Alabama police officer in confrontation with Indian man indicted
A US federal grand jury has indicted an Alabama police officer captured on video throwing an Indian man to the ground on a charge related to the use of unreasonable force, federal prosecutors said on Friday.world Updated: Mar 28, 2015 02:05 IST
A US federal grand jury has indicted an Alabama police officer captured on video throwing an Indian man to the ground on a charge related to the use of unreasonable force, federal prosecutors said on Friday.
Eric Parker was seen on video recorded from inside a patrol vehicle on February 6 throwing Sureshbhai Patel to the ground after attempting to question him.
Parker has been charged with civil rights violation.
US attorney Joyce White Vance announced Friday that a federal grand jury indicted Parker for deprivation of rights under color of law. If convicted, he faces 10 years in jail.
“Police officers are sworn to uphold the law and protect the public,” Vance said in a prepared statement Friday. “The public must be able to trust the police.”
The indictment filed in a Alabama court said: “Eric Sloan Parker, then a police officer with the Madison Police Department, while acting under color of law, did slam SP (Sureshbhai Patel) to the ground, and thereby did willfully deprive SP of a right, secured and protected by the Constitution and laws of the United States, specifically, the right to be free from unreasonable seizures, which includes the right to be free from the use of unreasonable force by one acting under color of law. The offense resulted in bodily injury to SP".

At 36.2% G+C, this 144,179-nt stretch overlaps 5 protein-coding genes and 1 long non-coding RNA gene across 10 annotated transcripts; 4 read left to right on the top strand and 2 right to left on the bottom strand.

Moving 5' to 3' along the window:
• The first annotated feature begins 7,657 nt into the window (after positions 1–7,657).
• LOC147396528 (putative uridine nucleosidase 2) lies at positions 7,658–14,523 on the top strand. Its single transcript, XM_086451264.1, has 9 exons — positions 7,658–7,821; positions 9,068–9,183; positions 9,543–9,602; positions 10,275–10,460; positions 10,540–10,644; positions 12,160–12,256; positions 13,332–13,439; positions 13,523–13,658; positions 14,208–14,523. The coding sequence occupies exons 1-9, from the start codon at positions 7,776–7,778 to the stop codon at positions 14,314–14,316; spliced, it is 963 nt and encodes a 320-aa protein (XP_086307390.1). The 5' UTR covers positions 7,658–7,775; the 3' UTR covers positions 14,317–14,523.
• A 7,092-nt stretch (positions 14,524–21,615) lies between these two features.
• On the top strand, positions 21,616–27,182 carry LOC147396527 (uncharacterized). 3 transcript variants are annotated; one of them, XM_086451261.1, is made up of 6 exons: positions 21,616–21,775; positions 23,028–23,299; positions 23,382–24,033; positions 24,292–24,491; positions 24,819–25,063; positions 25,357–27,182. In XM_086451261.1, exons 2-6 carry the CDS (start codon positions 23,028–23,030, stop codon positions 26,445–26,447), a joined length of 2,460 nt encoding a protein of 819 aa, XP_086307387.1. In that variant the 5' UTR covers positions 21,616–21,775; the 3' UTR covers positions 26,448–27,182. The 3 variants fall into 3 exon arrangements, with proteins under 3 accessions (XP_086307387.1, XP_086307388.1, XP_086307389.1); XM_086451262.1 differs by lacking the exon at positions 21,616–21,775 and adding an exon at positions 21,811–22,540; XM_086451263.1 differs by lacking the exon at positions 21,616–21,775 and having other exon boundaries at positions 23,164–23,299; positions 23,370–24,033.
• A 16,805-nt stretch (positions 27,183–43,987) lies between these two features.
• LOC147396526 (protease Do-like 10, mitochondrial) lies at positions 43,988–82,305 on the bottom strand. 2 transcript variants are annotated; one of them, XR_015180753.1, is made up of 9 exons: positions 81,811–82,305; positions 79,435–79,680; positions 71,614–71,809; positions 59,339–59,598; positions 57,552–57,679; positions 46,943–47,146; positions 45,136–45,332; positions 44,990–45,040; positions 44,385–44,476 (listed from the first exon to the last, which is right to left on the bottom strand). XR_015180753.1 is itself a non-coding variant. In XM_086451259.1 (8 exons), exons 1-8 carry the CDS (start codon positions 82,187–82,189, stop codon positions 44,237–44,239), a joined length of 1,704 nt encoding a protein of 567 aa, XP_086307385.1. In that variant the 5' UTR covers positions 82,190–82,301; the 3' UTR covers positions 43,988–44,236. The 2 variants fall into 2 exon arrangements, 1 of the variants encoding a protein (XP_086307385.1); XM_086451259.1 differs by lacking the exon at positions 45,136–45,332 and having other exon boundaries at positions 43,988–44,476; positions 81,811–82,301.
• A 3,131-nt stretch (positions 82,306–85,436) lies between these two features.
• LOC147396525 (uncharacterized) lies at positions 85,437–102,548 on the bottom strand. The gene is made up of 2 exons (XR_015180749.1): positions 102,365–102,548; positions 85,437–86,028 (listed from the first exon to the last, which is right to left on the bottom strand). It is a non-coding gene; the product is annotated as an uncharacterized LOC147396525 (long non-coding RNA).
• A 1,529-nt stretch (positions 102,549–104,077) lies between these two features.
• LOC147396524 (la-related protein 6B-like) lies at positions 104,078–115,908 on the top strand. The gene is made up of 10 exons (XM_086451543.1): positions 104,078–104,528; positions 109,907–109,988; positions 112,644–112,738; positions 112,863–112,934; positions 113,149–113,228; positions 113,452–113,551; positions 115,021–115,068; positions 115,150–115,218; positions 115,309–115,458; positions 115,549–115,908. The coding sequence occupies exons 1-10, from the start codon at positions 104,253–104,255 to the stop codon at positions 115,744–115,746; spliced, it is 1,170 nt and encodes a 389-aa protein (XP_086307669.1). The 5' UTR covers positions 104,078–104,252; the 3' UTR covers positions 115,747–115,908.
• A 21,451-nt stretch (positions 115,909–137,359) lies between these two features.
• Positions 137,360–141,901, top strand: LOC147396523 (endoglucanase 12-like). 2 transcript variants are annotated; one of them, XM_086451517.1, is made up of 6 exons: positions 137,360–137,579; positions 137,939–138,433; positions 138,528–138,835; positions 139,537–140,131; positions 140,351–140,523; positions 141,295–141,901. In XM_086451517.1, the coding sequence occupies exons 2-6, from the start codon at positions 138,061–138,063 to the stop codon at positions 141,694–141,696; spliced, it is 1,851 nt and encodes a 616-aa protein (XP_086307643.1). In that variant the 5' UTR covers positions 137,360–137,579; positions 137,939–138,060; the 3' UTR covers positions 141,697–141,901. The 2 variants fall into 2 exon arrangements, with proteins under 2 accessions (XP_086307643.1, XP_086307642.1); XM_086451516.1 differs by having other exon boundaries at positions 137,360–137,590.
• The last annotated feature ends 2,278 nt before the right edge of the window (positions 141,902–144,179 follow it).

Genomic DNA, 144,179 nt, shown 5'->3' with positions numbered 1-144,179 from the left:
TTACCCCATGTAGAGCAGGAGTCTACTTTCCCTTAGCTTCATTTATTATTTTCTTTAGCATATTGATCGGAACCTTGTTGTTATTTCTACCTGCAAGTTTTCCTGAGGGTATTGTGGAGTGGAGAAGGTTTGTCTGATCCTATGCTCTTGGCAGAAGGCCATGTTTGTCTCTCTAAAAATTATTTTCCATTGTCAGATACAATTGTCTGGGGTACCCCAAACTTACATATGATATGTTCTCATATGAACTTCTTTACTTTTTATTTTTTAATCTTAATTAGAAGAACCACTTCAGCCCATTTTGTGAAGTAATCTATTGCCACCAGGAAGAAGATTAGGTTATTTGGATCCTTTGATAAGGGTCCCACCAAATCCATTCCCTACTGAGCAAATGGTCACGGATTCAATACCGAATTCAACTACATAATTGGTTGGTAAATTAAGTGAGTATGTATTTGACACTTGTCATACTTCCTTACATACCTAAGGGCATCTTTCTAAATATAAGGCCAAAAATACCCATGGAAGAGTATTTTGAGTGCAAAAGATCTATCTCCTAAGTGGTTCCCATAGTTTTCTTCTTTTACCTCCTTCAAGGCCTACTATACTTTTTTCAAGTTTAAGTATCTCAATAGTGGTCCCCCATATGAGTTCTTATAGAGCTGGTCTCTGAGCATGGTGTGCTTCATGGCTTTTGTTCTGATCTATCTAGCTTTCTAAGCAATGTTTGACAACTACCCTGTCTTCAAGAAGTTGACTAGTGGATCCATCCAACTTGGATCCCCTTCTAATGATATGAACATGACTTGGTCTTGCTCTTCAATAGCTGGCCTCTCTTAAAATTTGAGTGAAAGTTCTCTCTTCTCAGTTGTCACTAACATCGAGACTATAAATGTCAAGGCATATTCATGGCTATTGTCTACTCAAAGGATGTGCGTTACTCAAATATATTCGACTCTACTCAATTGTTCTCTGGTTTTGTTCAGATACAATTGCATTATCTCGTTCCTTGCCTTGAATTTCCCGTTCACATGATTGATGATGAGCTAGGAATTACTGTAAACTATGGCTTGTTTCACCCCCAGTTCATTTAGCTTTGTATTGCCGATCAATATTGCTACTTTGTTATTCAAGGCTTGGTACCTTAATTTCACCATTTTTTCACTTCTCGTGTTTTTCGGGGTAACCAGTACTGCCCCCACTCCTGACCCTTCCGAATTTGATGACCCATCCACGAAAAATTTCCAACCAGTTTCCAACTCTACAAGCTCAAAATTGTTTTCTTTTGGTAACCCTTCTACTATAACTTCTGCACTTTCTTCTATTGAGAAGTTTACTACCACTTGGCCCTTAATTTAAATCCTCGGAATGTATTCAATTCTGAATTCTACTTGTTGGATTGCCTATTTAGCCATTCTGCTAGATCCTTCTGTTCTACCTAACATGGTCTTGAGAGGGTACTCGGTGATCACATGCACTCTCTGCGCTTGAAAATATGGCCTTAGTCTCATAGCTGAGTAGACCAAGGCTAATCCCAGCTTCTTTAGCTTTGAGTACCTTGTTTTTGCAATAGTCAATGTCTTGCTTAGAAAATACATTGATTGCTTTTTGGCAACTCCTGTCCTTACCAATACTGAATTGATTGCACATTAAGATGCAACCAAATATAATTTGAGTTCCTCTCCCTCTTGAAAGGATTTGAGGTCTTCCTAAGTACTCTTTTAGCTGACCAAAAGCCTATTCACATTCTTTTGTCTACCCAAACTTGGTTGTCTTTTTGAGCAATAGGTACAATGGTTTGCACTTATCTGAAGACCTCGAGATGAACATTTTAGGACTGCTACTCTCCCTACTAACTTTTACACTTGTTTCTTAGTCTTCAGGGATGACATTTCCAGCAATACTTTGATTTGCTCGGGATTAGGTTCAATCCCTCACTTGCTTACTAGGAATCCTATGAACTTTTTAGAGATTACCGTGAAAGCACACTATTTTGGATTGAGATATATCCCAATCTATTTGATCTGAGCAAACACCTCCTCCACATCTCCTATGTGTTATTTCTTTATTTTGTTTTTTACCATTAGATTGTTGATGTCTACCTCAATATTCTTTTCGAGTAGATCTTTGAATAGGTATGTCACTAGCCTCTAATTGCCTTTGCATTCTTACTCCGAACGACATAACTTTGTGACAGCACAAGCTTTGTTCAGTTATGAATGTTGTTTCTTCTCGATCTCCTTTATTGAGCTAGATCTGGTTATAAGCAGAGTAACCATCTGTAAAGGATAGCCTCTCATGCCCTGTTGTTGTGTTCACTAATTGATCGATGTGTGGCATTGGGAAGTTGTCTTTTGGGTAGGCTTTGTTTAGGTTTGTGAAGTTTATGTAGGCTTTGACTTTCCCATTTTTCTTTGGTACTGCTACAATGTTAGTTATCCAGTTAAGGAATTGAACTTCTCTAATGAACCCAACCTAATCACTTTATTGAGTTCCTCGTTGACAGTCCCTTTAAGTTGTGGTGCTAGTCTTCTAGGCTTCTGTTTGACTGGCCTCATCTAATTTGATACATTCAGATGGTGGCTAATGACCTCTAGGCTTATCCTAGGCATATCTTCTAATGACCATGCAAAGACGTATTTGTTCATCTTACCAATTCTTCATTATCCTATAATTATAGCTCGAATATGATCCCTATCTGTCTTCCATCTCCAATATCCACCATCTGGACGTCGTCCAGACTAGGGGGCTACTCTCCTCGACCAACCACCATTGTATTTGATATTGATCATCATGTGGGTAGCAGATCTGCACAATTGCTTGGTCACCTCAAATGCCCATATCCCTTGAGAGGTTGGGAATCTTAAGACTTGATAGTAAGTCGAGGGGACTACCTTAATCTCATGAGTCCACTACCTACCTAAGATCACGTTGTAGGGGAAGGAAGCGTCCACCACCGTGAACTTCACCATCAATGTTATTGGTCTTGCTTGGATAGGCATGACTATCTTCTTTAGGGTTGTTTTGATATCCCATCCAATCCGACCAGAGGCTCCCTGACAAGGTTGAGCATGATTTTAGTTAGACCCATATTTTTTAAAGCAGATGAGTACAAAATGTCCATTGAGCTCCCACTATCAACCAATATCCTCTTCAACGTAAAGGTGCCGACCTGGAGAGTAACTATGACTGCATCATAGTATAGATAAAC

The case had raised storm in the US and back home in India. Alabama governor Robert Bentley had apologized for it in a letter to the Indian government and had ensured justice will be done. The state government had launched its own investigation, running parallel to the one being conducted by the FBI.
Patel's lawyer Hank Sherrod said Patel is recovering now. Sherrod has filed a lawsuit on Patel’s behalf against Madison police department and Parker and has also sought damages.
Parker, meanwhile, has pleaded not guilty to charges of third degree assault, which in Alabama, is punishable with one year in jail, a fine, probation, or community service.
Patel had been singled out by police after a caller said a "skinny black guy" walking in a suspicious manner, recordings show.
Parker and the other police officer stopped Patel, who didn’t speak English, and here is how the conversation went, as recorded by a dashboard camera on the police squad car.
Police Officer: "What's going on sir? You what? India? Where you heading? Where?"
Patel: I can't understand you, Sir.”
Officer: "Where's your address? Do you have any ID? India? Do you live here?"
Patel: "Sir, Sir, come here."
Officer: "Do not jerk away from me again, or I will put you on the ground. Do you understand?"
One of the officers restrained Patel by pulling his arms behind his back and then slammed him face-first into the ground less than 90 seconds after the confrontation began.